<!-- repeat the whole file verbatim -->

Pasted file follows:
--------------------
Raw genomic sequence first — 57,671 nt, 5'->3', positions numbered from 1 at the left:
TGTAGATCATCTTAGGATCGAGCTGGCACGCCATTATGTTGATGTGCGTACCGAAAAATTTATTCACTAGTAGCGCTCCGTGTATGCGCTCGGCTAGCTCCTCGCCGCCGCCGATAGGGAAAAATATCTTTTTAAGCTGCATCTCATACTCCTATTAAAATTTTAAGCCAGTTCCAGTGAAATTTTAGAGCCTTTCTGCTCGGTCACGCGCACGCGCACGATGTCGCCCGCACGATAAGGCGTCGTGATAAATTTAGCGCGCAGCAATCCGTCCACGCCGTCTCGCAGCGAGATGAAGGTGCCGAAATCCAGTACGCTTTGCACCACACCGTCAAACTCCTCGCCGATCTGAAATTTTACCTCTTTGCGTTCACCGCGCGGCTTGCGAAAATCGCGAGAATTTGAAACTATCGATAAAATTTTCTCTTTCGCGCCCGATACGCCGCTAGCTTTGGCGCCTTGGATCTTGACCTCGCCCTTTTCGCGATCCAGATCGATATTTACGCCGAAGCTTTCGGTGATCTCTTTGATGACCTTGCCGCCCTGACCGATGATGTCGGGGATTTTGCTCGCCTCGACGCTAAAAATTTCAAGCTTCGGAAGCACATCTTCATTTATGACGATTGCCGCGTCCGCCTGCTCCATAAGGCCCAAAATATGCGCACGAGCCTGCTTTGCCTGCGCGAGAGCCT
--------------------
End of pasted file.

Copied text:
Raw genomic sequence first — 57,671 nt, 5'->3', positions numbered from 1 at the left:
TGTAGATCATCTTAGGATCGAGCTGGCACGCCATTATGTTGATGTGCGTACCGAAAAATTTATTCACTAGTAGCGCTCCGTGTATGCGCTCGGCTAGCTCCTCGCCGCCGCCGATAGGGAAAAATATCTTTTTAAGCTGCATCTCATACTCCTATTAAAATTTTAAGCCAGTTCCAGTGAAATTTTAGAGCCTTTCTGCTCGGTCACGCGCACGCGCACGATGTCGCCCGCACGATAAGGCGTCGTGATAAATTTAGCGCGCAGCAATCCGTCCACGCCGTCTCGCAGCGAGATGAAGGTGCCGAAATCCAGTACGCTTTGCACCACACCGTCAAACTCCTCGCCGATCTGAAATTTTACCTCTTTGCGTTCACCGCGCGGCTTGCGAAAATCGCGAGAATTTGAAACTATCGATAAAATTTTCTCTTTCGCGCCCGATACGCCGCTAGCTTTGGCGCCTTGGATCTTGACCTCGCCCTTTTCGCGATCCAGATCGATATTTACGCCGAAGCTTTCGGTGATCTCTTTGATGACCTTGCCGCCCTGACCGATGATGTCGGGGATTTTGCTCGCCTCGACGCTAAAAATTTCAAGCTTCGGAAGCACATCTTCATTTATGACGATTGCCGCGTCCGCCTGCTCCATAAGGCCCAAAATATGCGCACGAGCCTGCTTTGCCTGCGCGAGAGCCT